6. Nicholas Gruen says:

    Sean,

    To take the example you cite I would expect there are quite reasonable correlations between the state of the macro-economy and credit derivatives pricing – though I may stand to be corrected. However there are plenty of things that hedge funds trade that are obviously strongly correlated with the general state of the macroeconomy and with various components of it that could be extracted from a macro-model.

    Labor Outsider,

    Hedge funds do make punts on long term positions you know – though it’s true I guess that they’ll often trade them. If structural models help you understand the fundamentals wouldn’t that be of some use in taking bets, even relatively short term bets. They may not help you pick big turning points, but hedge funds – or plenty of hedge funds – are OK winning 51% of their bets, and that kind of knowledge ought to be able to help even on short term bets shouldn’t it – in fact it ought to be some of the most useful information one could get to make short term bets (given that other indicators of short term prospects that one can put one’s money on are not that flash – and if they were they wouldn’t be for long.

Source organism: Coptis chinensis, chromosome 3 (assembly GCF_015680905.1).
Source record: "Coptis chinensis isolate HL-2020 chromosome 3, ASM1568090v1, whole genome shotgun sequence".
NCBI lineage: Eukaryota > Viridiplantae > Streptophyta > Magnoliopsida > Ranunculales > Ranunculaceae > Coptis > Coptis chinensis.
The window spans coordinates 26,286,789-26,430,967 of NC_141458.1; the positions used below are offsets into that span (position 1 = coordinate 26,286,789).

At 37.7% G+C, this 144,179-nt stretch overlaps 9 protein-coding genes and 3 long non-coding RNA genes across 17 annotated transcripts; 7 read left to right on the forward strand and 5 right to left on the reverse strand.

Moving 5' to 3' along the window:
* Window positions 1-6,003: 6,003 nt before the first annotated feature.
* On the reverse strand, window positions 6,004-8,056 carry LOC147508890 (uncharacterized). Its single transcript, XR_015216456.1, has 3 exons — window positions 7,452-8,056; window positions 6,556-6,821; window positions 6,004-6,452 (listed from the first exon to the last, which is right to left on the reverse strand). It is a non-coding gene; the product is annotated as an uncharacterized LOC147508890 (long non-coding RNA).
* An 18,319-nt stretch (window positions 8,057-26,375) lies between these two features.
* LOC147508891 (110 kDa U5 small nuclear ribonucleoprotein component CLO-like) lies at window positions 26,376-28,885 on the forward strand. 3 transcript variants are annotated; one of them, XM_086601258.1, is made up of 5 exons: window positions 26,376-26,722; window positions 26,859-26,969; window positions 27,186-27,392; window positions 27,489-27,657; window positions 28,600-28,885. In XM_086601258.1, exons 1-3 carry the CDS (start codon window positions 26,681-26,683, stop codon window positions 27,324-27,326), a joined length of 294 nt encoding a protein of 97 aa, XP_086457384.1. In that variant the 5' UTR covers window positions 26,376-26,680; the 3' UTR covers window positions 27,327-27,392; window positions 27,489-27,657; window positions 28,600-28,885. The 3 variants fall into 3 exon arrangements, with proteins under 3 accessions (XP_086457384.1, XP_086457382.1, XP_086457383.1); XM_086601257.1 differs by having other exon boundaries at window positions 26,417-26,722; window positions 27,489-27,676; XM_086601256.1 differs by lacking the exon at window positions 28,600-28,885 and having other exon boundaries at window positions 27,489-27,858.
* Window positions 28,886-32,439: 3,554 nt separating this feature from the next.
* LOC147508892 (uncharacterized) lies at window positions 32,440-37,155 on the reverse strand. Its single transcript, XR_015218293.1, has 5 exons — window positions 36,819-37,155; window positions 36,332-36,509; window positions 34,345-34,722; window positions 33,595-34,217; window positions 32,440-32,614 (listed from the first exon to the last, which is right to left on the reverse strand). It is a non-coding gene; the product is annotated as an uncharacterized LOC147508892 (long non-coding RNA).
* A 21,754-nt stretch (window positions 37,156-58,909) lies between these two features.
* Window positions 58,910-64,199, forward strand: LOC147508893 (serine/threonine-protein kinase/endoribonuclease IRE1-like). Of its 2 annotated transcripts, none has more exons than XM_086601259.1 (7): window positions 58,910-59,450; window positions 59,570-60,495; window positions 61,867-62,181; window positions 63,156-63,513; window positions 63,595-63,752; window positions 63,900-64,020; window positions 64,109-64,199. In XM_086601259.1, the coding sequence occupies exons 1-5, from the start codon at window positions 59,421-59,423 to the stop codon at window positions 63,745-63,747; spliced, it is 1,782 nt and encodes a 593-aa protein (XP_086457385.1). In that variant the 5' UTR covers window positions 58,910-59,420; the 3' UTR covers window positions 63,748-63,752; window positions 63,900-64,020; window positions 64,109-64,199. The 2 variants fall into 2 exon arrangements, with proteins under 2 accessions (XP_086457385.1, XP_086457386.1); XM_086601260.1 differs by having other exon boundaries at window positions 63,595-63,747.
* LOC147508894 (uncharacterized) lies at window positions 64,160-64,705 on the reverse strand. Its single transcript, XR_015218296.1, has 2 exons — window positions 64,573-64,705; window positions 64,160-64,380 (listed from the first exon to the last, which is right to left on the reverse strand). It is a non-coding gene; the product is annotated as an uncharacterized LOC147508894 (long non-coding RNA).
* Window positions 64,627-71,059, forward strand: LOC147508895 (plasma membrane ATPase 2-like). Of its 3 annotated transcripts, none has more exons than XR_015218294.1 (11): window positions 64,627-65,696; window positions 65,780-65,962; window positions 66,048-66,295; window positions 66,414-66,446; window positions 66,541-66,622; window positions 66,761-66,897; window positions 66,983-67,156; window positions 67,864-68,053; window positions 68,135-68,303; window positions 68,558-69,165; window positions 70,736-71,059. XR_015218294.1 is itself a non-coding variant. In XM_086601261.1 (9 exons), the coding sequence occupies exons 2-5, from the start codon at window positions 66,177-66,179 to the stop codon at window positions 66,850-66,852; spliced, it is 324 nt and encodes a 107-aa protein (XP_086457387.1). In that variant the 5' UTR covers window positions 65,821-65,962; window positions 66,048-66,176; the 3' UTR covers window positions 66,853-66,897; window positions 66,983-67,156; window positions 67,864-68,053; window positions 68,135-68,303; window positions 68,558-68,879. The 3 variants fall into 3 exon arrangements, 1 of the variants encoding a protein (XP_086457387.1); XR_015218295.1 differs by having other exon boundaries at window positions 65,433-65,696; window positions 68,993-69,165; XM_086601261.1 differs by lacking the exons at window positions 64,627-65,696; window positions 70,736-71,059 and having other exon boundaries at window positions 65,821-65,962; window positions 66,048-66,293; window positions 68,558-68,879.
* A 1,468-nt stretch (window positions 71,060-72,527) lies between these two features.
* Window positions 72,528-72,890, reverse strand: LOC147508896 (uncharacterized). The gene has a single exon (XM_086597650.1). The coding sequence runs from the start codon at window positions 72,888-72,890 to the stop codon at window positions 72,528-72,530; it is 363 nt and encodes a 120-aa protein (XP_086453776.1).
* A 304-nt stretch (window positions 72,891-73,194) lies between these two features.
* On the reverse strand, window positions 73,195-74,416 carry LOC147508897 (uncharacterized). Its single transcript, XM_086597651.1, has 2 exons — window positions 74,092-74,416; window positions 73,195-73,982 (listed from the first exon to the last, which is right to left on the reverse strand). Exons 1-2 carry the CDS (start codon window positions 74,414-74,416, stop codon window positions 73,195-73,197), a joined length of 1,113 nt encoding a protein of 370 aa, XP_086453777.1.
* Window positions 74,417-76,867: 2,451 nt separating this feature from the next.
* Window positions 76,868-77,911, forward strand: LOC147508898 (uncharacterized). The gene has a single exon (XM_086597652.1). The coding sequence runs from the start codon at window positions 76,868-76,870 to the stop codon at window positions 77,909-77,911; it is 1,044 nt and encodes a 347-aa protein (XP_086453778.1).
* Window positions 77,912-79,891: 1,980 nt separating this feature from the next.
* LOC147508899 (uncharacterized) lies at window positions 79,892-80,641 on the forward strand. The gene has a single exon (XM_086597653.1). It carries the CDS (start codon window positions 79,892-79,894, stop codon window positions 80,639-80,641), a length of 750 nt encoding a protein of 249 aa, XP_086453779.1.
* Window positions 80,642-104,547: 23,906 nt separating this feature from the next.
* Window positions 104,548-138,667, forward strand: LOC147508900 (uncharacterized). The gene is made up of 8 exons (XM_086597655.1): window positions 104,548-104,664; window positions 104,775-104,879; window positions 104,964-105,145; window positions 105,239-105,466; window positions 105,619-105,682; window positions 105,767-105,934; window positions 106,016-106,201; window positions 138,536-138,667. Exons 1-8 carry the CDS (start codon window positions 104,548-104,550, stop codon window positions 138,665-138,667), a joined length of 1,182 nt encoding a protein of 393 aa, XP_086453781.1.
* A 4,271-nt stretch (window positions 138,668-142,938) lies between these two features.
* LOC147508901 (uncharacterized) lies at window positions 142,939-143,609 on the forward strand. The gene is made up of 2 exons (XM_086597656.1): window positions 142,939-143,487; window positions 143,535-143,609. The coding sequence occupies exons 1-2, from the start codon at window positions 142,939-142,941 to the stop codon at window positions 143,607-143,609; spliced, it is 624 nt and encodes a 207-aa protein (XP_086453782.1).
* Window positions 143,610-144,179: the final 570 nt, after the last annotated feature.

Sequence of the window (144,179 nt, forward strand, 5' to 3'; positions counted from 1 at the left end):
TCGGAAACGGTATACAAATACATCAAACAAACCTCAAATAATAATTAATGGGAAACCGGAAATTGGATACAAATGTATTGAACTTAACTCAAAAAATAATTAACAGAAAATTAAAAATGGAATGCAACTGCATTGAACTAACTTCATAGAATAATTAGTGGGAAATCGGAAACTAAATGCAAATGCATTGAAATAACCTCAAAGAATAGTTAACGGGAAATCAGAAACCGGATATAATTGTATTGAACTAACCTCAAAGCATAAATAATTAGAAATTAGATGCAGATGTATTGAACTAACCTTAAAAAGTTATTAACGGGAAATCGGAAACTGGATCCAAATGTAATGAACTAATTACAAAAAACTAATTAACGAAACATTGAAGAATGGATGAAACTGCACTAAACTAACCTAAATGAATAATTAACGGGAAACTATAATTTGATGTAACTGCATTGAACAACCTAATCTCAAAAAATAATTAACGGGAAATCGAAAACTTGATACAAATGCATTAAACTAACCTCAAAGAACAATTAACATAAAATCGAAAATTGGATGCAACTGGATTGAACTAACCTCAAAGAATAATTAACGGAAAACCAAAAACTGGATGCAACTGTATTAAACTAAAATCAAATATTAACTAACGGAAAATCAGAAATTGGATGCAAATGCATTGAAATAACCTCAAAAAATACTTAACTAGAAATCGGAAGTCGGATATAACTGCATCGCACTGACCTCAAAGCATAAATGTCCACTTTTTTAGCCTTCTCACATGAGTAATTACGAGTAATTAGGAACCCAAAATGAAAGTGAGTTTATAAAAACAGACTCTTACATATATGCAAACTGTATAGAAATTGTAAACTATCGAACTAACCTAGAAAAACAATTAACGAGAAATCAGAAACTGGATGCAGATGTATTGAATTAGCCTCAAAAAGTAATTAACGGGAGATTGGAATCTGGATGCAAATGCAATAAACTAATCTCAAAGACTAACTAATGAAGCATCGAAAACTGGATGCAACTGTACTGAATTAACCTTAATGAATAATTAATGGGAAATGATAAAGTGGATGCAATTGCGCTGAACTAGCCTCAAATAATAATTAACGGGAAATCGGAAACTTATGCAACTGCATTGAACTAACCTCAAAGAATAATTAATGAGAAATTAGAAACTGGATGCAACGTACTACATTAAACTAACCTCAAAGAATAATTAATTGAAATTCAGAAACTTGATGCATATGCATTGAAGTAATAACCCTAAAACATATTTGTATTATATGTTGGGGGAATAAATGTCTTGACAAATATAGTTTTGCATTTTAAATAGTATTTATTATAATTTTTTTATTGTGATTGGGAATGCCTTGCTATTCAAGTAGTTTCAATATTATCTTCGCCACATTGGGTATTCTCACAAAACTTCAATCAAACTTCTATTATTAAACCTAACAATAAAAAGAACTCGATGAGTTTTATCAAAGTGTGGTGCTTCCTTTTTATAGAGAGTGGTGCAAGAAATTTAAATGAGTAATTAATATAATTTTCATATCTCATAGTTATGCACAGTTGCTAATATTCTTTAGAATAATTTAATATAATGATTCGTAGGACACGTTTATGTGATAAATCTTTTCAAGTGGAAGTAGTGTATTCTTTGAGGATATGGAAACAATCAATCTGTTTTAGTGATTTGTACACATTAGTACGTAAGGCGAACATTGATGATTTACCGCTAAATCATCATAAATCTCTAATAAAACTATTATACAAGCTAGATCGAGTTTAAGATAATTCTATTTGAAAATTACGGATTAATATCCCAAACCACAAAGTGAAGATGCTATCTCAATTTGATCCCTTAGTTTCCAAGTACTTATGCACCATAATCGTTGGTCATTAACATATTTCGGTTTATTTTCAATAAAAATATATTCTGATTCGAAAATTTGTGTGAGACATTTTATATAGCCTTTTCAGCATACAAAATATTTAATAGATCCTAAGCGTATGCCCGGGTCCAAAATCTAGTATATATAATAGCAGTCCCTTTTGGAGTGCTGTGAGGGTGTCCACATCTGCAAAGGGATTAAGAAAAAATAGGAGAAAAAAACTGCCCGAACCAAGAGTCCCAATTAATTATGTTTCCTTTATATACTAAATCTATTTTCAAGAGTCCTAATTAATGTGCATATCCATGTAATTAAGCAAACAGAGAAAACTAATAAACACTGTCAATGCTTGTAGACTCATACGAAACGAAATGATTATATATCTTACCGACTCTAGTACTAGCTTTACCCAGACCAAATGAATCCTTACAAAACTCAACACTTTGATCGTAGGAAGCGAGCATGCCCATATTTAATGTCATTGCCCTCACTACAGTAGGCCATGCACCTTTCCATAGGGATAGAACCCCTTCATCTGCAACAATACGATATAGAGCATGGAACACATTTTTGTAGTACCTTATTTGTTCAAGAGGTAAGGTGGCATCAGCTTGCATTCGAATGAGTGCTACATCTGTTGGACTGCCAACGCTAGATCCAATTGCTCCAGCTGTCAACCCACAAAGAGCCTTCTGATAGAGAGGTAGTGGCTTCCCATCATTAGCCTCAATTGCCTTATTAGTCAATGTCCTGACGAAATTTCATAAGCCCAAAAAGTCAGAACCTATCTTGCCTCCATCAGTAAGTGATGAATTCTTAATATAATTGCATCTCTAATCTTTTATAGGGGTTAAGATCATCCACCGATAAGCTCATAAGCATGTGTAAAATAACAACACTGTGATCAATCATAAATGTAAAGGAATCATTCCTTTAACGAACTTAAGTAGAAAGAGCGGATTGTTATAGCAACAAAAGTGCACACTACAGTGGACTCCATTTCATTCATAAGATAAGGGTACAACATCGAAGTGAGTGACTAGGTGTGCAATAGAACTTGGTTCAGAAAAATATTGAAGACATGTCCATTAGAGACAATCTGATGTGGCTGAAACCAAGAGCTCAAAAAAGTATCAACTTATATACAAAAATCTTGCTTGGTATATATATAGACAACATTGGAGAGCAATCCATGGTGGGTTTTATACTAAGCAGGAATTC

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  8. Sean says:

    Nicholas,

    Economic factors form components of financial models but a macro model of the DSGE (amongst others) will most likely not be used. Don’t forget that hedge funds are a catch-all phrase for any LLC/LLP that can trade in anything from investing in equities to equity derivatives to FX, buy-side RMBS etc etc. Credit derivatives can be horrendously complex and so specific to a part of an economy that a macro-model might not be useful but economic indicators do form part of model inputs and they do influence investment decisions.

  9. Nicholas Gruen says:

    Yes Sean,

    There are plenty of hedge funds that wouldn’t benefit from better forecasting of the macroeconomy. And plenty that would.